The international rating agency Moody’s said Monday it is still reviewing the creditworthiness of European countries, because of what it called the “continued absence of decisive policy measures” to address economic and debt problems at last week’s European summit.
The agency says “the euro area, and the wider EU, remain prone to further shocks.” It said the cohesion of the countries that use the common currency remains under “continued threat.”
On Friday, all 17 countries that use the euro and many non-euro EU members agreed to a plan that includes more central oversight of countries’ budgets, in an effort to prevent them from running up the huge debts that caused the economic crisis in Europe and caused concern for the global economy. Britain opposed the plan and said it would not join.
Moody’s said the summit demonstrated that European leaders know they need to support weaker economies and control budgets and debt, but the plan announced on Friday “offers few new measures” and repeats some previous ideas that have not been implemented.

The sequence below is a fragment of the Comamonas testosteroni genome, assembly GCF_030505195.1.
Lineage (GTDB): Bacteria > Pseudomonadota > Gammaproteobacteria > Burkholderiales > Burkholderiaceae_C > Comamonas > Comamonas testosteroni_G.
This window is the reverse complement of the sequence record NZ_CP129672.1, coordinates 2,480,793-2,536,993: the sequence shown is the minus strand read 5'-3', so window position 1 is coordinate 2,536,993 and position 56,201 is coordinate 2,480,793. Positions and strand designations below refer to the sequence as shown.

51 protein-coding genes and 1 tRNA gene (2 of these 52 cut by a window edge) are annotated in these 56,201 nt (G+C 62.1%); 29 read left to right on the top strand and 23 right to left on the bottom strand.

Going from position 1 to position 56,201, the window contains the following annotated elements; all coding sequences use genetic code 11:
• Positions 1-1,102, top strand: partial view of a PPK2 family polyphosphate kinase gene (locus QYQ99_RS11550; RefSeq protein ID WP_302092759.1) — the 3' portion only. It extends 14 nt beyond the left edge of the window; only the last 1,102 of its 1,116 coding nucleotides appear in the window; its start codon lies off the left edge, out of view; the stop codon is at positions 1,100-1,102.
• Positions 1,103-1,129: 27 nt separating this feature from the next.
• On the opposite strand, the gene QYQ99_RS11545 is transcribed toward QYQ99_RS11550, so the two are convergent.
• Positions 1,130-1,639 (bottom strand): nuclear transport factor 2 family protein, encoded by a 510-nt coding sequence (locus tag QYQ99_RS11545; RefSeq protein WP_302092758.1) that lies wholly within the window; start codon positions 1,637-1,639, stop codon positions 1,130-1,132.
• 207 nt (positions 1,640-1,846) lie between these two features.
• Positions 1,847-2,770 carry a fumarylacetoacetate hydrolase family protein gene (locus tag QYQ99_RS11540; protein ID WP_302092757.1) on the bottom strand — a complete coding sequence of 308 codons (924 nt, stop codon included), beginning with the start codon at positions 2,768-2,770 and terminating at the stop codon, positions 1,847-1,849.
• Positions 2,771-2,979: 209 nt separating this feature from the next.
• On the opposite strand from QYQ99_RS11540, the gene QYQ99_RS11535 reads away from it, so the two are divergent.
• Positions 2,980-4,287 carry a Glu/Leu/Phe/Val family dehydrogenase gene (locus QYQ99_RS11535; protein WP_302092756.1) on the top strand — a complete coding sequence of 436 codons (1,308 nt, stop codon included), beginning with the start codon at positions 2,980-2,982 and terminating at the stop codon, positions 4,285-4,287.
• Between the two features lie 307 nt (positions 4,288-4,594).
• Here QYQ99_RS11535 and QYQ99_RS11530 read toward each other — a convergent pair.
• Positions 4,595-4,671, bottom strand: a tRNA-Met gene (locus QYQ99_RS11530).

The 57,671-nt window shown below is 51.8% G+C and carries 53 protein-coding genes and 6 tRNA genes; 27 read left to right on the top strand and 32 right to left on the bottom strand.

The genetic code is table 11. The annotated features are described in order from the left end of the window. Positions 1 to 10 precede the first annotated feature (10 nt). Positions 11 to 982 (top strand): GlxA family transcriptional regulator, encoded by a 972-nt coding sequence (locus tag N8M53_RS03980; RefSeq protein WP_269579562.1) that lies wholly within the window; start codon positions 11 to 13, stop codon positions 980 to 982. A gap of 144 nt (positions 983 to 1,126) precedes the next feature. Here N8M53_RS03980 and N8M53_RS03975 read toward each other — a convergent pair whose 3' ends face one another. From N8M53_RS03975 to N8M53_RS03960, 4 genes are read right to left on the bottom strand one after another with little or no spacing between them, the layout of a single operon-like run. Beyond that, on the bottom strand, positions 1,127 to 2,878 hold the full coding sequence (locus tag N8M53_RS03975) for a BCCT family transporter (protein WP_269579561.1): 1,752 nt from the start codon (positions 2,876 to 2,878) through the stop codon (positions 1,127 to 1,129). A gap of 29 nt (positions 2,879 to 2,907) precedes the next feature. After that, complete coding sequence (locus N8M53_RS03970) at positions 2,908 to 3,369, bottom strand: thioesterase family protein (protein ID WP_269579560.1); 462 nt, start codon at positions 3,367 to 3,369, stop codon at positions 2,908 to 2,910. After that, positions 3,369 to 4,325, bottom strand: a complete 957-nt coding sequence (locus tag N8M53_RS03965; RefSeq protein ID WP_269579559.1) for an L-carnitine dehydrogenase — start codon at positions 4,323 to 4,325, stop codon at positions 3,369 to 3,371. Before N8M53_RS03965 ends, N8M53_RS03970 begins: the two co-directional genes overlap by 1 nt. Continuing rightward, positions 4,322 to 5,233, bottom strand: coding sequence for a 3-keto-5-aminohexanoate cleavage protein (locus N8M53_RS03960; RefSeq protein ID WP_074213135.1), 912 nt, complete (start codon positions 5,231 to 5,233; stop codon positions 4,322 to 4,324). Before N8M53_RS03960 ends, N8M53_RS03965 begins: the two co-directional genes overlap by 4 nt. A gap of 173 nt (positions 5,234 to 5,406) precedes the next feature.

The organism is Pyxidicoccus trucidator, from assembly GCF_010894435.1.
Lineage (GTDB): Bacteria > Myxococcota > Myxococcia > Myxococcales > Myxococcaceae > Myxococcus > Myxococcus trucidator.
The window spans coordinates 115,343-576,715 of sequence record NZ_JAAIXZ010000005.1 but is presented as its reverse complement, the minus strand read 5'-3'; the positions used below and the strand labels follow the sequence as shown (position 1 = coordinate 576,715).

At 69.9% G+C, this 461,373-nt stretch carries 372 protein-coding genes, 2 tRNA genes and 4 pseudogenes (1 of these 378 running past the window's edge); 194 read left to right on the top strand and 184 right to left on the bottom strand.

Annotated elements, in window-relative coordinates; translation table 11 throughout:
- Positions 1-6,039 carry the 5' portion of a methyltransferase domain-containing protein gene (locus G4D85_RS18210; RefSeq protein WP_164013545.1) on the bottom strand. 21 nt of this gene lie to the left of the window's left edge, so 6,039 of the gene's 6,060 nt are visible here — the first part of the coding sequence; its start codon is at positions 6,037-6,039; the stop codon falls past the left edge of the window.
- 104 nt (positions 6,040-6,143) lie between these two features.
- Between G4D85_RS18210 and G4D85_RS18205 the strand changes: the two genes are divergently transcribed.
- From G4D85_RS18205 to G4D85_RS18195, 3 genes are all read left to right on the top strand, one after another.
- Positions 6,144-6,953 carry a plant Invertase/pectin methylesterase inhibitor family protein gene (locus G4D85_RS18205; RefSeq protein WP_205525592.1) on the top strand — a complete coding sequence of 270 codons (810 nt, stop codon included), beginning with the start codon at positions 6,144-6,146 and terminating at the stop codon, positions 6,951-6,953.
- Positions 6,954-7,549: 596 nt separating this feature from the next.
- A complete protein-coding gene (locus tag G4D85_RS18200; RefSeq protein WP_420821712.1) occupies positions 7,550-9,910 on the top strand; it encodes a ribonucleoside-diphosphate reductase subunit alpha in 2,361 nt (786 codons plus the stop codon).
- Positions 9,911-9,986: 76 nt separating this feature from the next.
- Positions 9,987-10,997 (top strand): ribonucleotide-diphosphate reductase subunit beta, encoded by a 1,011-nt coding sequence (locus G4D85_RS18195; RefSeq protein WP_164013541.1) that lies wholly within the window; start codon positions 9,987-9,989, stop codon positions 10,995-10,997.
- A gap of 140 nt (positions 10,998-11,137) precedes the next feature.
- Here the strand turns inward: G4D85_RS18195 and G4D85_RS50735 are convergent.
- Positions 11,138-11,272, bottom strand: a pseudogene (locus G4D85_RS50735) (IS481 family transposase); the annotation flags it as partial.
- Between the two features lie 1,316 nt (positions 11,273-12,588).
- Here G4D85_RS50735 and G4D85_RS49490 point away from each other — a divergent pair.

The Moody’s statement says, “The credit implications of these and further measures to be announced in coming weeks require careful consideration against the backdrop of decelerating regional economic activity, fragile banking systems, partly dysfunctional credit markets and the varying degree of success of country-specific measures aimed at structural change and fiscal consolidation.”
EU leaders hoped the plan announced Friday would calm months of volatility in financial markets by offering a long-term solution to the eurozone government debt crisis. Greece, Portugal and Ireland have already received international bailouts because of their overwhelming sovereign debt, and some analysts feared even greater needs from heavily indebted Spain and Italy.
Stock markets and the value of the euro dropped on Monday, after an initial rise on news of the agreement on Friday.
Any new treaty will have to obtain final ratification from member countries. EU officials said they expect it to be signed by March.